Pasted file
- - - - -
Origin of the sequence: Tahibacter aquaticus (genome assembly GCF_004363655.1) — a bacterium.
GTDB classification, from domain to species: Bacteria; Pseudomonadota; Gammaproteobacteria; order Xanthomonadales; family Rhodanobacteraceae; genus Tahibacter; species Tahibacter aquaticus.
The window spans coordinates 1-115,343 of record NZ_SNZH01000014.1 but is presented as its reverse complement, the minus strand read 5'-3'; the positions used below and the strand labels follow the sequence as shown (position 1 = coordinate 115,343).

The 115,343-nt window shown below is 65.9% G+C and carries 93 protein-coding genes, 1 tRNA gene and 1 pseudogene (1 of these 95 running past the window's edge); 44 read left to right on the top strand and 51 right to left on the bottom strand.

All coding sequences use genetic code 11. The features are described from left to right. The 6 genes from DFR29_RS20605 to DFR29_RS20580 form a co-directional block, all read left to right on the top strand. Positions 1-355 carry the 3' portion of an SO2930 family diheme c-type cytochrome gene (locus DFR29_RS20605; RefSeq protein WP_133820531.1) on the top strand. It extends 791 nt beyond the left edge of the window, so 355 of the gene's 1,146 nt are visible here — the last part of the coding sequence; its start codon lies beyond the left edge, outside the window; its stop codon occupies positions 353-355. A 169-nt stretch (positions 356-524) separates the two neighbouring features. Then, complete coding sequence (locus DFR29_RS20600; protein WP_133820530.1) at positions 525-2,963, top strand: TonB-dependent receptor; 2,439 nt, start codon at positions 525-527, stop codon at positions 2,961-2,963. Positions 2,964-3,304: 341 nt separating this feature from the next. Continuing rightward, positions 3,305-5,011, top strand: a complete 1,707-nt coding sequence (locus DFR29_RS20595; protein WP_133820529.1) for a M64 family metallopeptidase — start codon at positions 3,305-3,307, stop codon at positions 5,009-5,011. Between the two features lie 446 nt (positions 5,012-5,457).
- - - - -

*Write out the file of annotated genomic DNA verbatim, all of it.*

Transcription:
Origin of the sequence: Tahibacter aquaticus (genome assembly GCF_004363655.1) — a bacterium.
GTDB classification, from domain to species: Bacteria; Pseudomonadota; Gammaproteobacteria; order Xanthomonadales; family Rhodanobacteraceae; genus Tahibacter; species Tahibacter aquaticus.
The window spans coordinates 1-115,343 of record NZ_SNZH01000014.1 but is presented as its reverse complement, the minus strand read 5'-3'; the positions used below and the strand labels follow the sequence as shown (position 1 = coordinate 115,343).

The 115,343-nt window shown below is 65.9% G+C and carries 93 protein-coding genes, 1 tRNA gene and 1 pseudogene (1 of these 95 running past the window's edge); 44 read left to right on the top strand and 51 right to left on the bottom strand.

All coding sequences use genetic code 11. The features are described from left to right. The 6 genes from DFR29_RS20605 to DFR29_RS20580 form a co-directional block, all read left to right on the top strand. Positions 1-355 carry the 3' portion of an SO2930 family diheme c-type cytochrome gene (locus DFR29_RS20605; RefSeq protein WP_133820531.1) on the top strand. It extends 791 nt beyond the left edge of the window, so 355 of the gene's 1,146 nt are visible here — the last part of the coding sequence; its start codon lies beyond the left edge, outside the window; its stop codon occupies positions 353-355. A 169-nt stretch (positions 356-524) separates the two neighbouring features. Then, complete coding sequence (locus DFR29_RS20600; protein WP_133820530.1) at positions 525-2,963, top strand: TonB-dependent receptor; 2,439 nt, start codon at positions 525-527, stop codon at positions 2,961-2,963. Positions 2,964-3,304: 341 nt separating this feature from the next. Continuing rightward, positions 3,305-5,011, top strand: a complete 1,707-nt coding sequence (locus DFR29_RS20595; protein WP_133820529.1) for a M64 family metallopeptidase — start codon at positions 3,305-3,307, stop codon at positions 5,009-5,011. Between the two features lie 446 nt (positions 5,012-5,457).